The 2012-2013 influenza-reporting season began on Sept. 30, with the Centers for Disease Control and Prevention (CDC) issuing it s first FluView report for the week ending Oct. 6. FluView, which includes new interactive visualization tools, shows that influenza activity is low nationwide.
CDC routinely tracks influenza activity in the United States with a system that determines when and where influenza activity is occurring, which influenza viruses are circulating, and detects changes in influenza viruses. The system also measures the burden of influenza disease in the United States, including flu-related illness, hospitalizations and deaths.
Here is CDC's synopsis for the reporting period of Sept. 30 through Oct. 6:
- Viral surveillance. Of 2,870 specimens tested and reported by U.S. World Health Organization and National Respiratory and Enteric Virus Surveillance System collaborating laboratories during the week, 75 (2.6 percent) were positive for influenza.
- Pneumonia and influenza mortality. The proportion of deaths attributed to pneumonia and influenza was below the epidemic threshold.
- Influenza-associated pediatric deaths. No influenza-associated pediatric deaths were reported.
- Outpatient illness surveillance. The proportion of outpatient visits for influenza-like illness (ILI) was 1.2 percent, which is below the national baseline of 2.2 percent. All 10 regions reported ILI below region-specific baseline levels. Forty-seven states and New York City experienced minimal ILI activity and the District of Columbia and three states had insufficient data.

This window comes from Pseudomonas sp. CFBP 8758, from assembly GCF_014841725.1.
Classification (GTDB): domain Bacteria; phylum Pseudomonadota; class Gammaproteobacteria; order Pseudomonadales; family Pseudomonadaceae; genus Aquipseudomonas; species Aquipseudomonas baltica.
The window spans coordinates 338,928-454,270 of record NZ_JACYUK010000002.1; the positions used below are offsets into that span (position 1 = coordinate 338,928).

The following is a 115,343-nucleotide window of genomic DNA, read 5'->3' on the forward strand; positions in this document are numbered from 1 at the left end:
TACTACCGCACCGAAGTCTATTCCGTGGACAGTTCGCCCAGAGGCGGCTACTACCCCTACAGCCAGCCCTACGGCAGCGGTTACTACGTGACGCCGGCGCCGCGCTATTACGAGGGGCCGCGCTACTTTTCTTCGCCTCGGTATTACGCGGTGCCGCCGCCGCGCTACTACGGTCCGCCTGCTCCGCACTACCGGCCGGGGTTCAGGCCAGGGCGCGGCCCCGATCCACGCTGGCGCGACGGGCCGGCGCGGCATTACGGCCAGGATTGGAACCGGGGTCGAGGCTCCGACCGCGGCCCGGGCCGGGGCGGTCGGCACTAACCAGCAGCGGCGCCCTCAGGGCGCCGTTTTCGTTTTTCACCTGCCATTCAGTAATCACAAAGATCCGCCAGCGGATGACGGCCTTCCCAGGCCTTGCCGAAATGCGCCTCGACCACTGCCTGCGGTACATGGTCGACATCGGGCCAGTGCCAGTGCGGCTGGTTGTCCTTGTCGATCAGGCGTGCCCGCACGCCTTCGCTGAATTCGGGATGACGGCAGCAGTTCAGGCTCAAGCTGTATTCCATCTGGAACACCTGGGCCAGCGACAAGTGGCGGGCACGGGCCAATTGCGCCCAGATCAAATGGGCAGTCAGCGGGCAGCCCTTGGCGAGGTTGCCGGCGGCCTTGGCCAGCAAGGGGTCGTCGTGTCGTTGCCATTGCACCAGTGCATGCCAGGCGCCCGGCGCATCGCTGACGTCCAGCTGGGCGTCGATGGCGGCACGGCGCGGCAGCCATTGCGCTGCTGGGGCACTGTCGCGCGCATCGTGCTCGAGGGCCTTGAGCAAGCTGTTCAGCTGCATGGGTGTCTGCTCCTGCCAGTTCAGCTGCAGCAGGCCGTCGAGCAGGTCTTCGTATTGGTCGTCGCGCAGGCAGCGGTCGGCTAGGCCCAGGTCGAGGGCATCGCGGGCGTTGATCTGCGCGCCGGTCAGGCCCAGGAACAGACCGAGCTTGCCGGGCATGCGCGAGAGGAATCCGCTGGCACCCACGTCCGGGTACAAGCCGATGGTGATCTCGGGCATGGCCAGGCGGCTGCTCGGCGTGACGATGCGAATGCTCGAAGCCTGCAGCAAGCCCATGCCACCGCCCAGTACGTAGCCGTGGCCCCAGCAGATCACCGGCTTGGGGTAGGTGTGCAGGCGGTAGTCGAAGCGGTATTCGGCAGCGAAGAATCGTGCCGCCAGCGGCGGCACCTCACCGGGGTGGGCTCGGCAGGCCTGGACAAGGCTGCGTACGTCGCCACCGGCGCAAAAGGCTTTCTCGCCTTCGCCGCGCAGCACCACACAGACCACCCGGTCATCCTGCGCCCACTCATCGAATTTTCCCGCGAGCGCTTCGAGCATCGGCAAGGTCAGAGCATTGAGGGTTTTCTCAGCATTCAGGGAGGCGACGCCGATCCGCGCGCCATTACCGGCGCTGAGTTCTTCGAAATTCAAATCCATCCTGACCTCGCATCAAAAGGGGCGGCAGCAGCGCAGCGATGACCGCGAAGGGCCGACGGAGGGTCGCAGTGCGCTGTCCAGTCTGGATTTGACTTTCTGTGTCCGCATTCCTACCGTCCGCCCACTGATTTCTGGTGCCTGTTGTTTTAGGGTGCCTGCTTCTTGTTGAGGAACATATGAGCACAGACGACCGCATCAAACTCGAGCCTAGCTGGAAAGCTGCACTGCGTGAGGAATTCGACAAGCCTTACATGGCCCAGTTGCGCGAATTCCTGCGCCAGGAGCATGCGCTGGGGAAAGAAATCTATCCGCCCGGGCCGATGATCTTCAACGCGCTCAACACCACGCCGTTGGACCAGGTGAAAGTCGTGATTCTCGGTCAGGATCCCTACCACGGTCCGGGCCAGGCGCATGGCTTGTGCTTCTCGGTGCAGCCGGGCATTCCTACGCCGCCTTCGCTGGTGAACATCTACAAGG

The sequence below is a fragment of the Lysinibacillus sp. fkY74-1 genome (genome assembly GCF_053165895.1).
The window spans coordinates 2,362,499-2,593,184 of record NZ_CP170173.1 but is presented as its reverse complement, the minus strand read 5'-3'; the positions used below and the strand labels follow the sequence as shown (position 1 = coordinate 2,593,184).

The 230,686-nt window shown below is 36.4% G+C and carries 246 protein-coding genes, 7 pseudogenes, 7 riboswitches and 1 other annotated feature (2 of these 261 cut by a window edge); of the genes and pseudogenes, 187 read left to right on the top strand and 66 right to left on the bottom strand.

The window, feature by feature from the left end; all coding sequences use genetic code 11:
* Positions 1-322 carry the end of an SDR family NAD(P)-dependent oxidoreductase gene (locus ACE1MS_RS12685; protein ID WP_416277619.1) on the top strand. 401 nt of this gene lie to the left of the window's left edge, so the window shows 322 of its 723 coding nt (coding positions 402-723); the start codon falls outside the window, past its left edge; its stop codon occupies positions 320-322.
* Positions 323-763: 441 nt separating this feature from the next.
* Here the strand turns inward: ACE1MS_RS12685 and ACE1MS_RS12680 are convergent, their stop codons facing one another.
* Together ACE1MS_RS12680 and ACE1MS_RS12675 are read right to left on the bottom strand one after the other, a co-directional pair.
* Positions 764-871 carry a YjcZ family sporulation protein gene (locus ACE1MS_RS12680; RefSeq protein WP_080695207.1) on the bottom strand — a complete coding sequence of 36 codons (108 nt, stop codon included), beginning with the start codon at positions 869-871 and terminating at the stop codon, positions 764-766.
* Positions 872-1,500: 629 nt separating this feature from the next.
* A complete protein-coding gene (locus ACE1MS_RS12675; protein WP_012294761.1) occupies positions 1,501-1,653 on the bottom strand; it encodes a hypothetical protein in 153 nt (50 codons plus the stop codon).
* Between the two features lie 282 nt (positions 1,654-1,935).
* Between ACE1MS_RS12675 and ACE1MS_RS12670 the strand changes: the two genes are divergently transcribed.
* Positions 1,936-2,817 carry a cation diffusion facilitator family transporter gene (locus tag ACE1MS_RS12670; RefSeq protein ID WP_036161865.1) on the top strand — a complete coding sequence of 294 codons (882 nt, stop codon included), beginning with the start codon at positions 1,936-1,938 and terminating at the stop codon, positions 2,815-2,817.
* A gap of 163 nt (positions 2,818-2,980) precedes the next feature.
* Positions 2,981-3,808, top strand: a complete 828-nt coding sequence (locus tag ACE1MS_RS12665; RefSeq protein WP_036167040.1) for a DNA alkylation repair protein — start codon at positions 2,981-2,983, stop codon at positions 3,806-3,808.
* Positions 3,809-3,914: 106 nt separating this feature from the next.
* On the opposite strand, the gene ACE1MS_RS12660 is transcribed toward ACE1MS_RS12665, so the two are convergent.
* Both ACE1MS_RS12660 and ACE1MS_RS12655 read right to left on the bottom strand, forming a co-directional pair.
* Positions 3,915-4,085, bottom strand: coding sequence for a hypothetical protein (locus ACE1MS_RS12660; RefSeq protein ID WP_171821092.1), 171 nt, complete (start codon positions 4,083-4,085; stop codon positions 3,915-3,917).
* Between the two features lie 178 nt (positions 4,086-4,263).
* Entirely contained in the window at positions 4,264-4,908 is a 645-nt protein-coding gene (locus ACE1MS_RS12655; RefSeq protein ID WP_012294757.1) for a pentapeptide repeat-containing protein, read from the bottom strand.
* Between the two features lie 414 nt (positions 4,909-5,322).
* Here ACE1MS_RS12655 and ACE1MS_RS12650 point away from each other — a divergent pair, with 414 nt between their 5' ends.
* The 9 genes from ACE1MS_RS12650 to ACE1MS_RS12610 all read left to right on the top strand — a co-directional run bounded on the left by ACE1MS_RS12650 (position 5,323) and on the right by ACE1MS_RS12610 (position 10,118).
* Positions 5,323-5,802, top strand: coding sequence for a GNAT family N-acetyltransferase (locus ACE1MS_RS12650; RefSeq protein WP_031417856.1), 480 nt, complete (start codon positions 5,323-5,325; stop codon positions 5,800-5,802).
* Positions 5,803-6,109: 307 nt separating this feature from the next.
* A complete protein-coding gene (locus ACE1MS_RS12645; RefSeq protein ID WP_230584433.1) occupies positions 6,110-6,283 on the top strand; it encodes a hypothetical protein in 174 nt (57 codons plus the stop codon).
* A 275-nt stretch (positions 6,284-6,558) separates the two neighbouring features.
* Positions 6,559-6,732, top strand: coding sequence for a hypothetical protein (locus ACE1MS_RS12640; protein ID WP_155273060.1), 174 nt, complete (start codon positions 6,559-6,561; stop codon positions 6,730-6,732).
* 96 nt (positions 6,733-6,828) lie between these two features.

- Geographic spread of influenza. The geographic spread of influenza in one state was reported as local (Wyoming); the District of Columbia and 29 states reported sporadic activity; Guam and 18 states reported no influenza activity, and Puerto Rico, the U.S. Virgin Islands, and two states did not report.
The agency said this year's version of FluView includes enhanced web-based interactive applications that can provide dynamic visuals of the influenza data collected and analyzed by CDC. The FluView interactive applications allow creation of customized, visual interpretations of influenza data, as well as comparisons across flu seasons, regions, age groups and a variety of other demographics.
CDC noted that it cannot predict how severe the upcoming flu season will be. However, the agency recommends that everyone 6 months of age and older get vaccinated against influenza each year. More than 112 million doses of seasonal influenza vaccine already have been distributed by vaccine manufacturers in the United States this season and further distribution is expected.
Click here to access the FluView interactive reports.
FluView image credit: CDC